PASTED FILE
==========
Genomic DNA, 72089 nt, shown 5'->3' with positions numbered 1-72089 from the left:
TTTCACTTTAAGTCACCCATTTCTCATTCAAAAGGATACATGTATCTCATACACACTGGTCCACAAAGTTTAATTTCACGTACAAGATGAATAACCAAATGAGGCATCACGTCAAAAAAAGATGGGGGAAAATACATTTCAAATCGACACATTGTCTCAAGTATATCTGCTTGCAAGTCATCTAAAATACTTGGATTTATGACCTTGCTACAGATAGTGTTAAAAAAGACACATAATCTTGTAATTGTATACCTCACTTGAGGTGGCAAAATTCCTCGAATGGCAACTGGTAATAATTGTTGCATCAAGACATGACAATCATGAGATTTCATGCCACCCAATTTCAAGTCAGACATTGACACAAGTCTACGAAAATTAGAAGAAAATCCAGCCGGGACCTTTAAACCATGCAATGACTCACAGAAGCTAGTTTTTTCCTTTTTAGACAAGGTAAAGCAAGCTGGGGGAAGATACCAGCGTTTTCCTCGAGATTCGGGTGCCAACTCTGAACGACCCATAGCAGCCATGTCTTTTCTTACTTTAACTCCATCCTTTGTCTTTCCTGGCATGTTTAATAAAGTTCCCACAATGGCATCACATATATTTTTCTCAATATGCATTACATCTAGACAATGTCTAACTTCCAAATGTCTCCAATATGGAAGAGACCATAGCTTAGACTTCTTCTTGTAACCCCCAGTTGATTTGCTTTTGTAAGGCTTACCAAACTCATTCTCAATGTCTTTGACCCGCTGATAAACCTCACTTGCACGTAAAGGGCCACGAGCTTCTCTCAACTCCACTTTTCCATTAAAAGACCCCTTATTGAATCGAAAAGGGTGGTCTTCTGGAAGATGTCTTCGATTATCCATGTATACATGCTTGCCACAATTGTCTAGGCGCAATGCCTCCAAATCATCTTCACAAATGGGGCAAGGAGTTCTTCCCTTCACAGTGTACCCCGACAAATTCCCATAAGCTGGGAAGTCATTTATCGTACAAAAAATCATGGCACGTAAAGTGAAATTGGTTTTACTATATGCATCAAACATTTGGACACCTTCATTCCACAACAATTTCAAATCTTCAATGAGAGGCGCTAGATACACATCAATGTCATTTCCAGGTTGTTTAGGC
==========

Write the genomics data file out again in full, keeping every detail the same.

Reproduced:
Genomic DNA, 72089 nt, shown 5'->3' with positions numbered 1-72089 from the left:
TTTCACTTTAAGTCACCCATTTCTCATTCAAAAGGATACATGTATCTCATACACACTGGTCCACAAAGTTTAATTTCACGTACAAGATGAATAACCAAATGAGGCATCACGTCAAAAAAAGATGGGGGAAAATACATTTCAAATCGACACATTGTCTCAAGTATATCTGCTTGCAAGTCATCTAAAATACTTGGATTTATGACCTTGCTACAGATAGTGTTAAAAAAGACACATAATCTTGTAATTGTATACCTCACTTGAGGTGGCAAAATTCCTCGAATGGCAACTGGTAATAATTGTTGCATCAAGACATGACAATCATGAGATTTCATGCCACCCAATTTCAAGTCAGACATTGACACAAGTCTACGAAAATTAGAAGAAAATCCAGCCGGGACCTTTAAACCATGCAATGACTCACAGAAGCTAGTTTTTTCCTTTTTAGACAAGGTAAAGCAAGCTGGGGGAAGATACCAGCGTTTTCCTCGAGATTCGGGTGCCAACTCTGAACGACCCATAGCAGCCATGTCTTTTCTTACTTTAACTCCATCCTTTGTCTTTCCTGGCATGTTTAATAAAGTTCCCACAATGGCATCACATATATTTTTCTCAATATGCATTACATCTAGACAATGTCTAACTTCCAAATGTCTCCAATATGGAAGAGACCATAGCTTAGACTTCTTCTTGTAACCCCCAGTTGATTTGCTTTTGTAAGGCTTACCAAACTCATTCTCAATGTCTTTGACCCGCTGATAAACCTCACTTGCACGTAAAGGGCCACGAGCTTCTCTCAACTCCACTTTTCCATTAAAAGACCCCTTATTGAATCGAAAAGGGTGGTCTTCTGGAAGATGTCTTCGATTATCCATGTATACATGCTTGCCACAATTGTCTAGGCGCAATGCCTCCAAATCATCTTCACAAATGGGGCAAGGAGTTCTTCCCTTCACAGTGTACCCCGACAAATTCCCATAAGCTGGGAAGTCATTTATCGTACAAAAAATCATGGCACGTAAAGTGAAATTGGTTTTACTATATGCATCAAACATTTGGACACCTTCATTCCACAACAATTTCAAATCTTCAATGAGAGGCGCTAGATACACATCAATGTCATTTCCAGGTTGTTTAGGC